Bangkok based artist Elizabeth Romhild returns to her native Denmark for her much anticipated 10th anniversary exhibition at Ebeltoft Kunst Forening. Self-taught Danish-Armenian artist Elizabeth presents her most recent series of oil canvases alongside haunting new sculptures.
Spending her childhood in Iran, with her adult years spent in Saudi Arabia, America, Indonesia, and nearly the last two decades in her adoptive home of Thailand, Elizabeth’s unique heritage and worldly experiences instil her creativity with distinct individuality. In Dawn, Elizabeth has awoken to a new artistic era in her career.
Always searching for fresh artistic directions, Elizabeth recently embarked upon an investigative journey into to the expansive wild savannahs of Africa. During her explorations, she was profoundly affected by the primordial majesty of both the bestial inhabitants and the nomadic tribe’s folk.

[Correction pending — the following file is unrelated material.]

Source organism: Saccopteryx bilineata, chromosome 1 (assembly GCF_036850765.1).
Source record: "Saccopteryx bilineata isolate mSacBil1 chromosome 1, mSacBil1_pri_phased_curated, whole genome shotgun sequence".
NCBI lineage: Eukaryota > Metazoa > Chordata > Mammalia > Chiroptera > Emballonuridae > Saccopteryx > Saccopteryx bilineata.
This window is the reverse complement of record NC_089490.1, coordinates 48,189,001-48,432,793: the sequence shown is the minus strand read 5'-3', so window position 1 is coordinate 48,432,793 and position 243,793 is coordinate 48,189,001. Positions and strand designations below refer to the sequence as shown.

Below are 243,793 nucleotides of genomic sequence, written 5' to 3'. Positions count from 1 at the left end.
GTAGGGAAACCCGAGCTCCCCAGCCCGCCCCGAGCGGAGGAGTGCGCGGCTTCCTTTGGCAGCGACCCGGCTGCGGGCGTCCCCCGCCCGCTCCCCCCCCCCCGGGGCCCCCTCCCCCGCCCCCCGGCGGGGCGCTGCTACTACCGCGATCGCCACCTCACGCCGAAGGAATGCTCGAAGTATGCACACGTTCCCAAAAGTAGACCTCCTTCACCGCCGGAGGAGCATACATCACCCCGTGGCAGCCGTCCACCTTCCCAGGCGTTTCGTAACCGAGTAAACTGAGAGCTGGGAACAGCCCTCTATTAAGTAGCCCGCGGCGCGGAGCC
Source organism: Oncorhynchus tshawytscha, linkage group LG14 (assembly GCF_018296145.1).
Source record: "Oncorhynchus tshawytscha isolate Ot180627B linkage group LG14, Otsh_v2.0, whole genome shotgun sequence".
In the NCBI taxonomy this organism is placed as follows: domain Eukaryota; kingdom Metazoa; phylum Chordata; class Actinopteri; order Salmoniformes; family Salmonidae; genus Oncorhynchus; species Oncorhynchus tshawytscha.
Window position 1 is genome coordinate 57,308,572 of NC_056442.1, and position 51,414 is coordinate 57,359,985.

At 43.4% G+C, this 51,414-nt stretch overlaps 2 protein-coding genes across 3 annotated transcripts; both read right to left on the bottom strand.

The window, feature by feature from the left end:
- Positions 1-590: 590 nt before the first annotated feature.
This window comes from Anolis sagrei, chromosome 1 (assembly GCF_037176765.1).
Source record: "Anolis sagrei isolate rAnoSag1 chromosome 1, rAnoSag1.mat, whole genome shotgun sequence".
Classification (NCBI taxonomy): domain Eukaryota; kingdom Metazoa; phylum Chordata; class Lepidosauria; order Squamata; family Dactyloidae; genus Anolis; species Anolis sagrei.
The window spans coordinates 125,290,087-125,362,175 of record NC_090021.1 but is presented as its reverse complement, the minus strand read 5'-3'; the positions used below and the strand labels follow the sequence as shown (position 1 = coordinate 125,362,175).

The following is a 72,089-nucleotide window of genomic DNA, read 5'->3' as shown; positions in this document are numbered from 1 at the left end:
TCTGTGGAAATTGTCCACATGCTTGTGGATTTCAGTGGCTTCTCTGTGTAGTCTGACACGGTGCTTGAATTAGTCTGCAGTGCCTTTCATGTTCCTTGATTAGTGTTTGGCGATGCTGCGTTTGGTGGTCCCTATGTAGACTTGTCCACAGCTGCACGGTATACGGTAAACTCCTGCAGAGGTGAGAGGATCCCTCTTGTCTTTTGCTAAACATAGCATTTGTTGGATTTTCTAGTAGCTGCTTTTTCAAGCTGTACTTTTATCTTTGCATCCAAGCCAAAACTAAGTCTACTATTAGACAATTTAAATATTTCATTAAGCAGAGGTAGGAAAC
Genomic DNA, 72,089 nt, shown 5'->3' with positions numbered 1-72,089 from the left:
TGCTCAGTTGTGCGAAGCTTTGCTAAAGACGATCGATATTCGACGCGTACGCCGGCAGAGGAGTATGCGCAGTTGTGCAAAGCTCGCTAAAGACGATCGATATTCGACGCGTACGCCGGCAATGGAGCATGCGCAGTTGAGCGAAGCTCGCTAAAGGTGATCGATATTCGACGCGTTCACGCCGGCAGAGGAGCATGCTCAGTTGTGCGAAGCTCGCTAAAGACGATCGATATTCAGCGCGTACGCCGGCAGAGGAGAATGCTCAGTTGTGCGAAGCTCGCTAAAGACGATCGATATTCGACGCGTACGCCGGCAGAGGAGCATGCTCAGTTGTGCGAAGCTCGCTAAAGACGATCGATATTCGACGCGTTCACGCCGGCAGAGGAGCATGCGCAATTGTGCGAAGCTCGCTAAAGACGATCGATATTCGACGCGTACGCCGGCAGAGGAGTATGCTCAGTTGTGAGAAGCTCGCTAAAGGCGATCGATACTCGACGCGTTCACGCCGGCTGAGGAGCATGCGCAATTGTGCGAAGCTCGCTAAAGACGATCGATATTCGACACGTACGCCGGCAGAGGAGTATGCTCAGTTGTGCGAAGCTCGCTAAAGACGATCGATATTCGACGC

Returning to her Bangkok studio, Elizabeth’s African adventure pushed her to re-examine the process and technical methodology of her previous creative output. The result has been a remarkable transformation and a new level of maturity for the artist.
Invoking ancient civilisations closer to her adopted Asia, several of Elizabeth’s latest artworks imbue the historic monumentality of the towering Buddha statues of Thailand’s lost kingdoms or the carved stone busts in Cambodia’s ruined palaces. Intimate and penetrative in their singular proximity, the timeless, totemic quality of the solitary tribesmen in Trance, Warrior, and Enigma, are akin to the introspective, majestic sandstone portraits of Ankor Wat’s 12th century ruler King Jayavarman VII.
Perhaps it’s the sculptural quality of her most recent paintings that have driven Elizabeth to expand her artistic sensibility and create her first three-dimensional works. Further enhancing the sense of physicality and earthiness of her African imagery, her haunting sculptural manifestations of bestial skulls and horns remind viewers of the harsh cyclical nature of survival and to our own fragile mortality.